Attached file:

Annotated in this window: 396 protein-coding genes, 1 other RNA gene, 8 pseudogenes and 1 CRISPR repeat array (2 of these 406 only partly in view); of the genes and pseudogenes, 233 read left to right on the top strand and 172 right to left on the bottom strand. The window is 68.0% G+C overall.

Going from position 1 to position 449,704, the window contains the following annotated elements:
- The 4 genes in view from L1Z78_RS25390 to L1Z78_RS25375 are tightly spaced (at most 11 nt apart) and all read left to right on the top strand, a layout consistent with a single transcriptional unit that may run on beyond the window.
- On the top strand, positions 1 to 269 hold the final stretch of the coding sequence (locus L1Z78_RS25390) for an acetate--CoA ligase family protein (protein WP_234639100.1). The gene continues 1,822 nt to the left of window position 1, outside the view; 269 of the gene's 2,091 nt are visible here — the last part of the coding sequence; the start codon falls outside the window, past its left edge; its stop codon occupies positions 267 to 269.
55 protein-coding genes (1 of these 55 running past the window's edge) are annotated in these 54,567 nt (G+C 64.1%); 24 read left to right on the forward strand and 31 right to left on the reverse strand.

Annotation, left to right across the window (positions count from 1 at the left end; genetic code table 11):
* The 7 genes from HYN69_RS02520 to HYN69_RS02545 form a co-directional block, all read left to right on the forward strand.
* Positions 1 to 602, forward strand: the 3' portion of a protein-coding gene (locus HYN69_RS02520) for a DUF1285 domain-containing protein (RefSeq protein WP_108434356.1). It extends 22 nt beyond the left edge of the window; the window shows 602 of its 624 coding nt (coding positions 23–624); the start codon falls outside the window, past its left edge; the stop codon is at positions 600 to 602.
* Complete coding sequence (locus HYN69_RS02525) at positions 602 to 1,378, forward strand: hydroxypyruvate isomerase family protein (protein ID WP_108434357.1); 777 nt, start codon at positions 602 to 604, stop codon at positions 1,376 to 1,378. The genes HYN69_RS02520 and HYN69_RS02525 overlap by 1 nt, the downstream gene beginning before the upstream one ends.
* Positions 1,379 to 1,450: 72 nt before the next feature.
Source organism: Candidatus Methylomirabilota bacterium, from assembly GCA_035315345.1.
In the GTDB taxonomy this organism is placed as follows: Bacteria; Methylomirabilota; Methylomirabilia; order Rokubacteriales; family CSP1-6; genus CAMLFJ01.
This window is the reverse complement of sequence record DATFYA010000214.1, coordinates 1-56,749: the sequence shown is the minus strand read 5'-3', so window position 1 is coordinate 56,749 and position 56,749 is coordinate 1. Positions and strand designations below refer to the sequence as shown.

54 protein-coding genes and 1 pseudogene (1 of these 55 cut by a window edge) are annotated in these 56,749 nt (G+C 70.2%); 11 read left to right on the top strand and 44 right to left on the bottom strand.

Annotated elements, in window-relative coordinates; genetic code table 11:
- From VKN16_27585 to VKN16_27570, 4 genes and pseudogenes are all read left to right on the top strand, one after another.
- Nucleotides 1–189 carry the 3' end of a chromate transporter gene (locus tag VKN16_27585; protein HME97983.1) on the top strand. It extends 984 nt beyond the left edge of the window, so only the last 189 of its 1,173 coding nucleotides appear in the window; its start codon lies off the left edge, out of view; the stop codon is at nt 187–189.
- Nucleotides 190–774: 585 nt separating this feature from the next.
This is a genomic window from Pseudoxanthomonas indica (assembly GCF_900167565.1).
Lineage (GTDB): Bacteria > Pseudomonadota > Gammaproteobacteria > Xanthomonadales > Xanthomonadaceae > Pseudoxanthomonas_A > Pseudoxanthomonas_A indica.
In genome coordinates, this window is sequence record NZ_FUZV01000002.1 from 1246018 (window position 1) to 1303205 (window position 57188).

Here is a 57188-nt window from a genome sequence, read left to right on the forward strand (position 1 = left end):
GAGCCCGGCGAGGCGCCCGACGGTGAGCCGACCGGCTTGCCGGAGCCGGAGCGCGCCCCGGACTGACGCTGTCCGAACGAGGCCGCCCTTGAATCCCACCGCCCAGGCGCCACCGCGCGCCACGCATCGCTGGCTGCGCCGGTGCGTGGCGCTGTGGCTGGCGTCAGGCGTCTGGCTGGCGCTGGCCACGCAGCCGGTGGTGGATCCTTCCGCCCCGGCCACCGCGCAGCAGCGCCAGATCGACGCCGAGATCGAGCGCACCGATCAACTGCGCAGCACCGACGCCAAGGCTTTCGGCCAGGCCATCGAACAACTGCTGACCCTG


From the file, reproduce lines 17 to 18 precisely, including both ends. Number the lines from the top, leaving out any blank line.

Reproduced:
- Nucleotides 1–189 carry the 3' end of a chromate transporter gene (locus tag VKN16_27585; protein HME97983.1) on the top strand. It extends 984 nt beyond the left edge of the window, so only the last 189 of its 1,173 coding nucleotides appear in the window; its start codon lies off the left edge, out of view; the stop codon is at nt 187–189.
- Nucleotides 190–774: 585 nt separating this feature from the next.